It's nice to say that John Harwood has maintained in "The Séance", his second novel, the same high standard for creepiness that he set in his first, "The Ghost Writer".
This time Harwood has gone the whole gothic hog, setting the story in Victorian England and beginning with the story of Constance Langton, who in true Bronte style, is lonely and neglected by her parents after the death of her sister Alma as a young child. Constance takes her mother to a séance, hoping to cure Mrs Langton's malignant grief, with tragic results, then learns she is the benefactor of an eccentric relative's will and has inherited Wraxford Hall, a place with an equally tragic past and reputation for being haunted. Through the séance, Constance has come into contact with Vernon Raphael of the Society for Psychical Research. Raphael asks that he and his colleagues be allowed to investigate Wraxford Hall and determine if there are really any supernatural influences and also to solve the mystery of a previous owner's death and the disappearance of a young woman and child, a mystery that Constance believes may explain her own unhappy past.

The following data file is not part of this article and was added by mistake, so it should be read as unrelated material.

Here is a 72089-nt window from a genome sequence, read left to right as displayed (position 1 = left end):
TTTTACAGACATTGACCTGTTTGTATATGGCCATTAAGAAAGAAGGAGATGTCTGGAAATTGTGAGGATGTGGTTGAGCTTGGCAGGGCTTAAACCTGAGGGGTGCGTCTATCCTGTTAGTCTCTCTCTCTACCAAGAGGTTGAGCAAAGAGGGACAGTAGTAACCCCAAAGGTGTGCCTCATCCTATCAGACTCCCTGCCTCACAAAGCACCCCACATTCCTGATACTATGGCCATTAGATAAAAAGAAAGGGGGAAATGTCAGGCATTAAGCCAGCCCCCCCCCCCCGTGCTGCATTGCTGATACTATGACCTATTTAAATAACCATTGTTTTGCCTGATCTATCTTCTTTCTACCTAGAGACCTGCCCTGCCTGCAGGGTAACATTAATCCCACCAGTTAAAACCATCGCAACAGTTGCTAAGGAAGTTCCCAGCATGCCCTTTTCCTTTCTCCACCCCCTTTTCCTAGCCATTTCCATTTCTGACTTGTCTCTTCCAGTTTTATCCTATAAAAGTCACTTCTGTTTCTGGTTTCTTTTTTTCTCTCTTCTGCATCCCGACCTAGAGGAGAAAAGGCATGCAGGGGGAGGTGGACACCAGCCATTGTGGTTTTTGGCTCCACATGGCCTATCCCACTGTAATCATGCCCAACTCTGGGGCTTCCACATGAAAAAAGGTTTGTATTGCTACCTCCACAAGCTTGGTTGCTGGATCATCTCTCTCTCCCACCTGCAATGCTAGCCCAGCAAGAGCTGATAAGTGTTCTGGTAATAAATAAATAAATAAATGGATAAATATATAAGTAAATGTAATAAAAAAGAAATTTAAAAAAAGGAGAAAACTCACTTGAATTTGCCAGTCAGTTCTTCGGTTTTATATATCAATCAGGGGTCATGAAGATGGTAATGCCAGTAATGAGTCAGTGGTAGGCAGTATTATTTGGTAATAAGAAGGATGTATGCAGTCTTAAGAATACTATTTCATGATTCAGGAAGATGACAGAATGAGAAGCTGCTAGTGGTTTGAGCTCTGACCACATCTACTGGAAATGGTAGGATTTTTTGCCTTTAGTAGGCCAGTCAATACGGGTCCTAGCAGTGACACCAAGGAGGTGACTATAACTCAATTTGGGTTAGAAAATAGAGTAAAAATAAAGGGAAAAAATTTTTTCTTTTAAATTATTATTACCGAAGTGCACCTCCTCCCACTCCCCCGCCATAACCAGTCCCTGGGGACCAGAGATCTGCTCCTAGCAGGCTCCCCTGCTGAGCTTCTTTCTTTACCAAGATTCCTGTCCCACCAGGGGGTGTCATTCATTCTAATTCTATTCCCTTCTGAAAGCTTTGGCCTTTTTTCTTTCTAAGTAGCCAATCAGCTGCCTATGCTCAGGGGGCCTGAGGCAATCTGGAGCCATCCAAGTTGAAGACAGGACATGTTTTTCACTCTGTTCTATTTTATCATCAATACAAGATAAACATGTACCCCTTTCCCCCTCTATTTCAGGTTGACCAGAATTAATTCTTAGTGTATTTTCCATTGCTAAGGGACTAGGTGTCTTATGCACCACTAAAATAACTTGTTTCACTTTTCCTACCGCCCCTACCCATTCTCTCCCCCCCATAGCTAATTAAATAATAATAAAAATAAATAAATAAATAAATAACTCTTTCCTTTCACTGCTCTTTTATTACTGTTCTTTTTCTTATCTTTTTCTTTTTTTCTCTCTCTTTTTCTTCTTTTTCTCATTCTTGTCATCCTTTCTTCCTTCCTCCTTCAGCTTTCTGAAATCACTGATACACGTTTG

This is not the kind of book to start reading in the bath, in case you find yourself still immersed, prune like and freezing, several hours later. It should be enjoyed before a crackling fire, the curtains securely drawn, the wind and rain lashing at the windows and a comforter wrapped tightly about your person.